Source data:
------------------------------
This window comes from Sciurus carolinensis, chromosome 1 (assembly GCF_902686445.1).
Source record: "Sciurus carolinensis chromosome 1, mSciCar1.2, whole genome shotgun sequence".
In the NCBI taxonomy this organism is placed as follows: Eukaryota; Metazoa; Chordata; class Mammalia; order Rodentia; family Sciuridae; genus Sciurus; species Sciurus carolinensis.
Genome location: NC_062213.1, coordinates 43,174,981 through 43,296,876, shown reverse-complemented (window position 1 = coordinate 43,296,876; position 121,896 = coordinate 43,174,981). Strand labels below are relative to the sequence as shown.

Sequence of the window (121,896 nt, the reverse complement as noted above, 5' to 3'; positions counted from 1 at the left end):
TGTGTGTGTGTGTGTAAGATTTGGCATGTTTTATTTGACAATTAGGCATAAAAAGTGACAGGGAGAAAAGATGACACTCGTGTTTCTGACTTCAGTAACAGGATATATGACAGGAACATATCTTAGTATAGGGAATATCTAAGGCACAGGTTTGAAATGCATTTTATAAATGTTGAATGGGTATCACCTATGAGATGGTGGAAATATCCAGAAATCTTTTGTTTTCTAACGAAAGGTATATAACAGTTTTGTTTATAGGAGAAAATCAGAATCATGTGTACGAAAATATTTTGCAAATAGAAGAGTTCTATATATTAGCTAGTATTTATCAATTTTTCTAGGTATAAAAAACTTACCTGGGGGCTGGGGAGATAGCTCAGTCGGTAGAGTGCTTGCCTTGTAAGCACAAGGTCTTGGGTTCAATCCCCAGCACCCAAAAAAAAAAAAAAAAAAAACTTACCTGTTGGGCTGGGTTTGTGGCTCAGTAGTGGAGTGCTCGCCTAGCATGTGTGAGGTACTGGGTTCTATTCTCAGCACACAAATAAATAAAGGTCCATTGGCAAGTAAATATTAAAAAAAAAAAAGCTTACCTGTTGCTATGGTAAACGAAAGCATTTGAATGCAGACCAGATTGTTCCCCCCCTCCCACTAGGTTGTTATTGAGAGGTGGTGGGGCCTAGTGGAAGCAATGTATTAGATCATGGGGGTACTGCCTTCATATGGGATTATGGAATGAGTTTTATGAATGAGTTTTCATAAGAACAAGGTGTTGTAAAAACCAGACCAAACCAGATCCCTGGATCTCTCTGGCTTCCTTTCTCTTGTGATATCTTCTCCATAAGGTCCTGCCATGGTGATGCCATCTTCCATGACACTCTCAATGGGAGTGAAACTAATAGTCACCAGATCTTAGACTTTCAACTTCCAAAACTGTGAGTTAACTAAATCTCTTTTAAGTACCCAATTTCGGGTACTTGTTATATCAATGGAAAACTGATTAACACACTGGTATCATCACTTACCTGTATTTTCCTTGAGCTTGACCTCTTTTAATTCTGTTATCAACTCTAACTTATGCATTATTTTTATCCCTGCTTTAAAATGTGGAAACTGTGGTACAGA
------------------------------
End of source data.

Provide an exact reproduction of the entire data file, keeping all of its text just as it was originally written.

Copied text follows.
This window comes from Sciurus carolinensis, chromosome 1 (assembly GCF_902686445.1).
Source record: "Sciurus carolinensis chromosome 1, mSciCar1.2, whole genome shotgun sequence".
In the NCBI taxonomy this organism is placed as follows: Eukaryota; Metazoa; Chordata; class Mammalia; order Rodentia; family Sciuridae; genus Sciurus; species Sciurus carolinensis.
Genome location: NC_062213.1, coordinates 43,174,981 through 43,296,876, shown reverse-complemented (window position 1 = coordinate 43,296,876; position 121,896 = coordinate 43,174,981). Strand labels below are relative to the sequence as shown.

Sequence of the window (121,896 nt, the reverse complement as noted above, 5' to 3'; positions counted from 1 at the left end):
TGTGTGTGTGTGTGTAAGATTTGGCATGTTTTATTTGACAATTAGGCATAAAAAGTGACAGGGAGAAAAGATGACACTCGTGTTTCTGACTTCAGTAACAGGATATATGACAGGAACATATCTTAGTATAGGGAATATCTAAGGCACAGGTTTGAAATGCATTTTATAAATGTTGAATGGGTATCACCTATGAGATGGTGGAAATATCCAGAAATCTTTTGTTTTCTAACGAAAGGTATATAACAGTTTTGTTTATAGGAGAAAATCAGAATCATGTGTACGAAAATATTTTGCAAATAGAAGAGTTCTATATATTAGCTAGTATTTATCAATTTTTCTAGGTATAAAAAACTTACCTGGGGGCTGGGGAGATAGCTCAGTCGGTAGAGTGCTTGCCTTGTAAGCACAAGGTCTTGGGTTCAATCCCCAGCACCCAAAAAAAAAAAAAAAAAAAACTTACCTGTTGGGCTGGGTTTGTGGCTCAGTAGTGGAGTGCTCGCCTAGCATGTGTGAGGTACTGGGTTCTATTCTCAGCACACAAATAAATAAAGGTCCATTGGCAAGTAAATATTAAAAAAAAAAAAGCTTACCTGTTGCTATGGTAAACGAAAGCATTTGAATGCAGACCAGATTGTTCCCCCCCTCCCACTAGGTTGTTATTGAGAGGTGGTGGGGCCTAGTGGAAGCAATGTATTAGATCATGGGGGTACTGCCTTCATATGGGATTATGGAATGAGTTTTATGAATGAGTTTTCATAAGAACAAGGTGTTGTAAAAACCAGACCAAACCAGATCCCTGGATCTCTCTGGCTTCCTTTCTCTTGTGATATCTTCTCCATAAGGTCCTGCCATGGTGATGCCATCTTCCATGACACTCTCAATGGGAGTGAAACTAATAGTCACCAGATCTTAGACTTTCAACTTCCAAAACTGTGAGTTAACTAAATCTCTTTTAAGTACCCAATTTCGGGTACTTGTTATATCAATGGAAAACTGATTAACACACTGGTATCATCACTTACCTGTATTTTCCTTGAGCTTGACCTCTTTTAATTCTGTTATCAACTCTAACTTATGCATTATTTTTATCCCTGCTTTAAAATGTGGAAACTGTGGTACAGA